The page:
Credit card is the bank’s legacy business
The credit card business is Capital One’s oldest and most important business. The bank has a long history of operations in this business. So, this is a business where the bank enjoys significant competitive advantages. These advantages arise from a number of factors.
First, it’s simply about the time the bank has been operating in this business. Second, the bank has top data analytics-focused customer segmentation and marketing initiatives. Capital One (COF) was one of the first credit card companies to use analytics to drive the credit card business. It’s difficult to replicate the competencies that this focus gave the bank. Third, refreshing and innovating the product line also helps the bank retain its edge in this business.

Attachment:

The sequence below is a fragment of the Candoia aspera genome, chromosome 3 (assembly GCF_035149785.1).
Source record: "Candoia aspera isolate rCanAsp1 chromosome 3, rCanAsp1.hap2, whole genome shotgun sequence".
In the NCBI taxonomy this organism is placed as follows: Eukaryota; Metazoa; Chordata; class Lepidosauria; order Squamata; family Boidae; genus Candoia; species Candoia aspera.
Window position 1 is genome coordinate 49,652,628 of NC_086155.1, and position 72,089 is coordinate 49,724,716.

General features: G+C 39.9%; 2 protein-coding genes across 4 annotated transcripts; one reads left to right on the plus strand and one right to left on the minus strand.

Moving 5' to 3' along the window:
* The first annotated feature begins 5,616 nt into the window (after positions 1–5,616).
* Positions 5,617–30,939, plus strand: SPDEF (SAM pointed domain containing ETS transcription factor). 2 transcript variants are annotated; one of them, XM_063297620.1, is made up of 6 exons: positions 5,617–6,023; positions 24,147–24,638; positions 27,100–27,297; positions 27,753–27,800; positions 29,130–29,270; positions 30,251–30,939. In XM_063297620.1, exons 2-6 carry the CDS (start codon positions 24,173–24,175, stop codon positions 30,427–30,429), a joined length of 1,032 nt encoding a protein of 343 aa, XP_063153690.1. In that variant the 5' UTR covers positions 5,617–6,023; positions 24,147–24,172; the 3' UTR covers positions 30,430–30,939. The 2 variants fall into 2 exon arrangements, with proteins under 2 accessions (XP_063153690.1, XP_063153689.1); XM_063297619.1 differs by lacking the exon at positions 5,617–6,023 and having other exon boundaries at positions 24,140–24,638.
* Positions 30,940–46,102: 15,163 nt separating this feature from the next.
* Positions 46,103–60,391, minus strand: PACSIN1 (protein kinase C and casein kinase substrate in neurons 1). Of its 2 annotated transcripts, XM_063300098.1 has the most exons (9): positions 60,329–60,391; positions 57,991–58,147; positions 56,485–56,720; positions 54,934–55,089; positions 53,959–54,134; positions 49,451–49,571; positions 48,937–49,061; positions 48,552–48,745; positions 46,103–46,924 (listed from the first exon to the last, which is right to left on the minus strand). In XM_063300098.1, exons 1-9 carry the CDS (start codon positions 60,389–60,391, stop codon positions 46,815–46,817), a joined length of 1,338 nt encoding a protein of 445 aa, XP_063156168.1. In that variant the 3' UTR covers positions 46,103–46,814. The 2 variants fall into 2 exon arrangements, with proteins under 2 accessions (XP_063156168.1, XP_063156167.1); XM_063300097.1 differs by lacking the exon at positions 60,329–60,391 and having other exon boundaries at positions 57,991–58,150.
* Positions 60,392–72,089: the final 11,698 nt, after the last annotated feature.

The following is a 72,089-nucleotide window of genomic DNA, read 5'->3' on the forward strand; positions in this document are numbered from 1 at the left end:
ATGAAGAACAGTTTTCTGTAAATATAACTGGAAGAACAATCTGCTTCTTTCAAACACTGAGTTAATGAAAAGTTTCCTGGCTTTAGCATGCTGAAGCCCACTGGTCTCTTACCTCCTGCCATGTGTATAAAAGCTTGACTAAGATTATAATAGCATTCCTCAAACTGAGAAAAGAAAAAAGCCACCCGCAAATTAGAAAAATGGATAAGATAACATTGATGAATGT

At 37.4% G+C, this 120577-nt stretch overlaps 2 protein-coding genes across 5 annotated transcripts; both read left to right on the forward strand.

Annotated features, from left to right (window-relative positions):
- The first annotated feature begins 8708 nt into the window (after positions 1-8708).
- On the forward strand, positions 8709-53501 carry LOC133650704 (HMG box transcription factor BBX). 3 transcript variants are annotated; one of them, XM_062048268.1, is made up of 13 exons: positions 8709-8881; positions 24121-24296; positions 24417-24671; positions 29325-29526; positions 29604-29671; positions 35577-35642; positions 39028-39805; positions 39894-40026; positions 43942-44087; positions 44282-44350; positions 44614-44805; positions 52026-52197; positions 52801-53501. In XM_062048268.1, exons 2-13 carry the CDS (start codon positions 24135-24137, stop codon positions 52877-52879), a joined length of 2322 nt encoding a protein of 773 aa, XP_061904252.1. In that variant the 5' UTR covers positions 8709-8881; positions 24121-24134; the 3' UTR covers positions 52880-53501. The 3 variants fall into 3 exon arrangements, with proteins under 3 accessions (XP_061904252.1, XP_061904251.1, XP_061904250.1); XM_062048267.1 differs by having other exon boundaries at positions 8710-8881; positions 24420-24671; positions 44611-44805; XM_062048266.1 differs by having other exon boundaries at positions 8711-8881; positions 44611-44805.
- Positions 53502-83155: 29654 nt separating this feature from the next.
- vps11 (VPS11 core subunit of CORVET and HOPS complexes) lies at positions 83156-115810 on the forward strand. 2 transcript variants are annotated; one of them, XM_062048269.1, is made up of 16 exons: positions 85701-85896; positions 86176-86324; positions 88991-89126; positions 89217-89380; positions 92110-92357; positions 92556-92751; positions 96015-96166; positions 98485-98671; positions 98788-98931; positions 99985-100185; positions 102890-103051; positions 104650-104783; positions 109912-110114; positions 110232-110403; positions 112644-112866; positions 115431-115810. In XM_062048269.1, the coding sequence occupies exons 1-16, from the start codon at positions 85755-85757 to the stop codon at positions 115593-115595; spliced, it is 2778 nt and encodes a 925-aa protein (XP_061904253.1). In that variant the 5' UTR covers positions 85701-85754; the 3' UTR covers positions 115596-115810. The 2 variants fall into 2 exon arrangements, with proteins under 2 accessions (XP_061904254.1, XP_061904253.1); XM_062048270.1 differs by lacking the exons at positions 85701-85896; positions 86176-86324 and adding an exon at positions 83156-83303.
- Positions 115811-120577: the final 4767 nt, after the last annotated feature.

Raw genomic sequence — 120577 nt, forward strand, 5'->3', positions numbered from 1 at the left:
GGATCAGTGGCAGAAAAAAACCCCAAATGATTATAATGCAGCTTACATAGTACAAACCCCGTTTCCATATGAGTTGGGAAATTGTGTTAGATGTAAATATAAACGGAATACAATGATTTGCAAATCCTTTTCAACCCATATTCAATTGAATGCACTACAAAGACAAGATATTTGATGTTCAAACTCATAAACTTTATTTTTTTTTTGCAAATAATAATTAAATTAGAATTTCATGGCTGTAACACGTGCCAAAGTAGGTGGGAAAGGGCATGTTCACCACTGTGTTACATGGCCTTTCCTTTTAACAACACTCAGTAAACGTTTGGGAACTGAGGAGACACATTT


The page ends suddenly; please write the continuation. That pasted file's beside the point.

International credit card business
Capital One’s credit card results are divided into two parts—domestic credit cards and international credit cards. Let’s look at the international credit card segment first.
Most of Capital One’s international credit card business comes from the United Kingdom and Canada. The total revenue from international credit cards was $1,379 million. This was nearly 9.55% of the credit card segment’s total revenue. This was a minor drop of 1%—compared to 2013.
However, the net income increased to $240 million in 2014 from $234 million in 2013. This was an increase of 3%. This rise was driven by lower income tax provisions. The biggest bright spot was increased yield on international cards. Yields on international cards stood at 16.53% in 2014. This was an increase of 29 basis points from 2013.
Other banks—including Wells Fargo (WFC), U.S. Bank (USB), and PNC Bank (PNC)—don’t have a strong international card presence. These three banks account for 12.93% of the Financial Select Sector SPDR (XLF).